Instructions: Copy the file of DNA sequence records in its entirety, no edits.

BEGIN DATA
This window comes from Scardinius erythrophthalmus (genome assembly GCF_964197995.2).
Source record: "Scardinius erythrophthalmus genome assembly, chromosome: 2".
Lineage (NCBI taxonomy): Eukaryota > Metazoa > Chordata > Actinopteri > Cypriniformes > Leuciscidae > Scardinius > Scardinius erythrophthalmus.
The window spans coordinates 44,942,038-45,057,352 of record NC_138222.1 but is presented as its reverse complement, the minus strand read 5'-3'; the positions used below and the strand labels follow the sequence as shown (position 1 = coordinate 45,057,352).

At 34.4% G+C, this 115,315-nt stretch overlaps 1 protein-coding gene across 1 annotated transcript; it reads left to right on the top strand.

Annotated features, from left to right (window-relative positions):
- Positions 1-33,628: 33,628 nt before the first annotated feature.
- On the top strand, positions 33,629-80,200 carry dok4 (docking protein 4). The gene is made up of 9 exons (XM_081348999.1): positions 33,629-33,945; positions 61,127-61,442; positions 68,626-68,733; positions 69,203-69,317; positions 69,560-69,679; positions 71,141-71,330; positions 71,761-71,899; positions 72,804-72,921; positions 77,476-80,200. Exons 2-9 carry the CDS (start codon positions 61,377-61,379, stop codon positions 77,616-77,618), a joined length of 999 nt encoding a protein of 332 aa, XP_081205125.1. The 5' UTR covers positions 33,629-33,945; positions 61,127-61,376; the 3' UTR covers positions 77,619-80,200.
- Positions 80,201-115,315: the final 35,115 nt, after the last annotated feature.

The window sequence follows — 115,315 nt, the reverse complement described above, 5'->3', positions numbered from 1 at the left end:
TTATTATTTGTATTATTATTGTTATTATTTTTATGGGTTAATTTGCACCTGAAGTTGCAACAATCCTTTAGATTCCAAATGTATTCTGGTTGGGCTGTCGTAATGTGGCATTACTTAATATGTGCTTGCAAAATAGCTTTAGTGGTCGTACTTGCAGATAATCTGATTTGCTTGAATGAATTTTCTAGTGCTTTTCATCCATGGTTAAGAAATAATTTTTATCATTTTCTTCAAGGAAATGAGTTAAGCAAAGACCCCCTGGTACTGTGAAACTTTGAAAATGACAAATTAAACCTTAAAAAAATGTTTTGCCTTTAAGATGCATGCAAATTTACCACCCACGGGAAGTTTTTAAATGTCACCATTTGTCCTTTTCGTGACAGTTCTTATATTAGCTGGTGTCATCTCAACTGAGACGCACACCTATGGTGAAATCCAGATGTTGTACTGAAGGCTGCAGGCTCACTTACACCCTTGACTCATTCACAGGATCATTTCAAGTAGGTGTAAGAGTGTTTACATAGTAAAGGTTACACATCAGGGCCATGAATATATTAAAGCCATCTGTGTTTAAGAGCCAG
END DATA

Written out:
This window comes from Scardinius erythrophthalmus (genome assembly GCF_964197995.2).
Source record: "Scardinius erythrophthalmus genome assembly, chromosome: 2".
Lineage (NCBI taxonomy): Eukaryota > Metazoa > Chordata > Actinopteri > Cypriniformes > Leuciscidae > Scardinius > Scardinius erythrophthalmus.
The window spans coordinates 44,942,038-45,057,352 of record NC_138222.1 but is presented as its reverse complement, the minus strand read 5'-3'; the positions used below and the strand labels follow the sequence as shown (position 1 = coordinate 45,057,352).

At 34.4% G+C, this 115,315-nt stretch overlaps 1 protein-coding gene across 1 annotated transcript; it reads left to right on the top strand.

Annotated features, from left to right (window-relative positions):
- Positions 1-33,628: 33,628 nt before the first annotated feature.
- On the top strand, positions 33,629-80,200 carry dok4 (docking protein 4). The gene is made up of 9 exons (XM_081348999.1): positions 33,629-33,945; positions 61,127-61,442; positions 68,626-68,733; positions 69,203-69,317; positions 69,560-69,679; positions 71,141-71,330; positions 71,761-71,899; positions 72,804-72,921; positions 77,476-80,200. Exons 2-9 carry the CDS (start codon positions 61,377-61,379, stop codon positions 77,616-77,618), a joined length of 999 nt encoding a protein of 332 aa, XP_081205125.1. The 5' UTR covers positions 33,629-33,945; positions 61,127-61,376; the 3' UTR covers positions 77,619-80,200.
- Positions 80,201-115,315: the final 35,115 nt, after the last annotated feature.

The window sequence follows — 115,315 nt, the reverse complement described above, 5'->3', positions numbered from 1 at the left end:
TTATTATTTGTATTATTATTGTTATTATTTTTATGGGTTAATTTGCACCTGAAGTTGCAACAATCCTTTAGATTCCAAATGTATTCTGGTTGGGCTGTCGTAATGTGGCATTACTTAATATGTGCTTGCAAAATAGCTTTAGTGGTCGTACTTGCAGATAATCTGATTTGCTTGAATGAATTTTCTAGTGCTTTTCATCCATGGTTAAGAAATAATTTTTATCATTTTCTTCAAGGAAATGAGTTAAGCAAAGACCCCCTGGTACTGTGAAACTTTGAAAATGACAAATTAAACCTTAAAAAAATGTTTTGCCTTTAAGATGCATGCAAATTTACCACCCACGGGAAGTTTTTAAATGTCACCATTTGTCCTTTTCGTGACAGTTCTTATATTAGCTGGTGTCATCTCAACTGAGACGCACACCTATGGTGAAATCCAGATGTTGTACTGAAGGCTGCAGGCTCACTTACACCCTTGACTCATTCACAGGATCATTTCAAGTAGGTGTAAGAGTGTTTACATAGTAAAGGTTACACATCAGGGCCATGAATATATTAAAGCCATCTGTGTTTAAGAGCCAG